Sunday, August 31, 2008

Cut Your Coat According to your Cloth

As part of our total resistance to the Matrimonial-Industrial Complex, Michael and I decided on vintage clothes for our wedding. One should wear to one's wedding what makes one happiest and most comfortable. For us, rented tuxedos would not fit the bill.

We have also been determined neither to dress alike nor to somehow mock heterosexual weddings. And, we needed clothing suitable for a daytime, outdoor wedding on a farm. Therefore, it should be festive but casual, and eschew black and white.

(At right: Clip-on bowties and red rose boutonnieres lead to fake smiles, regret.)

Our choices engendered some controversy. I found a Hickey-Freeman flannel suit ($75 on eBay), and I thought it would look great alongside a gorgeous midnight-blue cashmere blazer I gave Michael for Christmas. Well, let me say the idea of one groom wearing a suit and the other wearing a blazer - in spite of the casual, outdoor character of the wedding - caused what some would call a kerfuffle. I was seemingly alone in my indifference as to whether our formality coefficients would be precisely equal.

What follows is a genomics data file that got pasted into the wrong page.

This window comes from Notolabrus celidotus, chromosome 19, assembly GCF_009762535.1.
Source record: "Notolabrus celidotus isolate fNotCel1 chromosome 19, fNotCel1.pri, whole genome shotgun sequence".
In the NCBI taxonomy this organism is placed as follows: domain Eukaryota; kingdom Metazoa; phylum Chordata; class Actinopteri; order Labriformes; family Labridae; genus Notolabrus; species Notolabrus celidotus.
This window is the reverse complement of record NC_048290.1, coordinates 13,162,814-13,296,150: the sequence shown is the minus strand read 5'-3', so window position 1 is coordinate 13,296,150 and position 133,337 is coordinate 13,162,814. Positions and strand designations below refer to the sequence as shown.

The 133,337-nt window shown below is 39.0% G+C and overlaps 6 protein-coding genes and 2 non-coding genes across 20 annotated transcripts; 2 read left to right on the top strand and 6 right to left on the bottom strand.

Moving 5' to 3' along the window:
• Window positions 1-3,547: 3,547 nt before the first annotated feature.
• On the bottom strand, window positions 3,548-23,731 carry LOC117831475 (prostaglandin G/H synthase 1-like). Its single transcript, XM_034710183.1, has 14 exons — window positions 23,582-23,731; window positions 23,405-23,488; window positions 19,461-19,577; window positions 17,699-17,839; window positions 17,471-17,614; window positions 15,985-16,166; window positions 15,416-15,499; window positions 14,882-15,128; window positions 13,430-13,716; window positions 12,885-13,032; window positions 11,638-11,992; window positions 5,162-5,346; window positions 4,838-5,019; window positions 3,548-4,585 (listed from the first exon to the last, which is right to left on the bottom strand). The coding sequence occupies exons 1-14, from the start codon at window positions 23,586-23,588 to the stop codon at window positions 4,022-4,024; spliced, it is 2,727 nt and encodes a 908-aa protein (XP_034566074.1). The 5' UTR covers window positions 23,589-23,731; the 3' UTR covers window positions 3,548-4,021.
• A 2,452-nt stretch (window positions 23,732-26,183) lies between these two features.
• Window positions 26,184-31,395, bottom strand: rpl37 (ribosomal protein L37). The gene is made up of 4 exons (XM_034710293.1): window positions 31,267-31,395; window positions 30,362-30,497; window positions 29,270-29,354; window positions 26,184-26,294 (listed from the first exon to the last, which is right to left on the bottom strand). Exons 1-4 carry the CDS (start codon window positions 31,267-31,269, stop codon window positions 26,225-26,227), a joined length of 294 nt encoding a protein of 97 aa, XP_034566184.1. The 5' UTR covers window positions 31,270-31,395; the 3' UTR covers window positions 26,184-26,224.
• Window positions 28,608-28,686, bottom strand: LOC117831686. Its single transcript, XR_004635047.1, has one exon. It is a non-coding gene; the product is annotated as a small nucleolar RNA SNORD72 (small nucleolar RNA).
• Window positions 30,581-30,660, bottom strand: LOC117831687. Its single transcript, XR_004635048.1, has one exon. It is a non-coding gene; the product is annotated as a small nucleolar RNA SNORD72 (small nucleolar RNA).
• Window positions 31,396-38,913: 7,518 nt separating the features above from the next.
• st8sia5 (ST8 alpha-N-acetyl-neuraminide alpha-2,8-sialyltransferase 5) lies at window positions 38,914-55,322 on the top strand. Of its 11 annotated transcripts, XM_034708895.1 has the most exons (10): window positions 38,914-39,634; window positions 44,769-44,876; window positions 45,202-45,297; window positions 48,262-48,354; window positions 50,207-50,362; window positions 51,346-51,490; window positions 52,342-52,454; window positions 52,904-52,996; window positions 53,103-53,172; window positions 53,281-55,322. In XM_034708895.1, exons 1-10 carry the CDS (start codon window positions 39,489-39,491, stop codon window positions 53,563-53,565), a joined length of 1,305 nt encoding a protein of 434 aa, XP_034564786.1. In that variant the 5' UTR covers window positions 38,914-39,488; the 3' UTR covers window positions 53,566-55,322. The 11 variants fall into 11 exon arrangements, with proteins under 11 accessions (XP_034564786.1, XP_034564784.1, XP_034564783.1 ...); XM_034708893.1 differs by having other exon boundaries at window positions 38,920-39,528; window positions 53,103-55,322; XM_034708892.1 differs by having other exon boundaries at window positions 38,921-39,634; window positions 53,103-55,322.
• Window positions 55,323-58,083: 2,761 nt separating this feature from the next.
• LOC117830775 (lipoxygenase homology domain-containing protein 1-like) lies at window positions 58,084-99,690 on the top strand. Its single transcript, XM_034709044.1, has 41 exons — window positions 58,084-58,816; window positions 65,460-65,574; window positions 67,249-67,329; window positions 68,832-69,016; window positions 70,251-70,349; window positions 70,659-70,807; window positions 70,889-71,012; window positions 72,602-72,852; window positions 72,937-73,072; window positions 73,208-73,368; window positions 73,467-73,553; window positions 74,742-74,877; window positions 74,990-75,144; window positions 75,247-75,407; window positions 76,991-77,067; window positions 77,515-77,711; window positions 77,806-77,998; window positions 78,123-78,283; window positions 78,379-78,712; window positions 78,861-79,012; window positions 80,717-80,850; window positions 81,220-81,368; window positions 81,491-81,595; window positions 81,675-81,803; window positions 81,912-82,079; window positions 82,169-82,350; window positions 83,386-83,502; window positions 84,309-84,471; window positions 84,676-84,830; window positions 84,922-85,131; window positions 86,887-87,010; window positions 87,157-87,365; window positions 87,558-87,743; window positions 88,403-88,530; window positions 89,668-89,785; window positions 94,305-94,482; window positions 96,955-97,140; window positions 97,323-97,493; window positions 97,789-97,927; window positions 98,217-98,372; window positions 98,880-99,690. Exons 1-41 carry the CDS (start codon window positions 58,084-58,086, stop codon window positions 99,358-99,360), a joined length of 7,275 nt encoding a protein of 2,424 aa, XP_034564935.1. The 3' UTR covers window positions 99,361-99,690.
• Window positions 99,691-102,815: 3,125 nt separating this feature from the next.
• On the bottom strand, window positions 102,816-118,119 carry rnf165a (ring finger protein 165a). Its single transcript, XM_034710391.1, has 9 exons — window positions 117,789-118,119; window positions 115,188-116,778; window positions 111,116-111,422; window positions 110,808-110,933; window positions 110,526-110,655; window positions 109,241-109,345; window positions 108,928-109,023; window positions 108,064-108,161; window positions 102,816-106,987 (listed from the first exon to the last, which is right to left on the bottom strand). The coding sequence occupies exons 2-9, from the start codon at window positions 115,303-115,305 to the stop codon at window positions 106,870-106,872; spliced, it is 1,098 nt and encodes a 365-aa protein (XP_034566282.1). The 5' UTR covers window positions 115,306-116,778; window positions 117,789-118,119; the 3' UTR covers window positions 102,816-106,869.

Michael did have a backup option, which was a Zegna suit ($50 at Housing Works thrift shop) whose beauty practically brought the tailor to tears. But I, for one, find this suit to be a tiny bit corporate corporate, and was frankly getting a bit annoyed with the formality-gradient debate. Flannel and cashmere in a meadow in October? Who on earth could find fault with that?!

Fortunately, we had on our team an objective judge: Ronnie, menswear manager and stylist extraordinaire at Julian's (the "mecca of preppie" as it is called in one of the press clips proudly displayed there). We went last weekend to pick up our suits, having had them altered by the in-store tailor. With issues of fit and finish aside, it was possible to evaluate the "look."

Ronnie admitted that the blazer would look just a notch less formal than the suit. But he quickly added two important caveats: that one must consider the time and setting, and that accessories would matter enormously.

Over an hour we pored over ties, pocket squares, vests and shirts. As we identified beautiful combinations - and Ronnie has a very bold eye, which suits us - we grew happier and more comfortable. It was also delightful to spend an afternoon wearing our suits and our new shoes, and feeling at ease in them.

The conclusion: Michael is going to wear his gorgeous midnight-blue cashmere blazer. With an elegant vest, rich tie and bold pocket square, his ensemble equates or exceeds the formality of my flannel suit. We also found coordinating but not matching (Good God, not matching!) Ike Behar ties, so that we look as we feel: distinct, complementary, inseparable.

(At right: Ike Behar, doing his part to make us look good, even without all that dramatic lighting.)

1 comment:

Guilty Secret said...

It sounds perfect. Isn't it funny what people will allow to get them into a kerfuffle?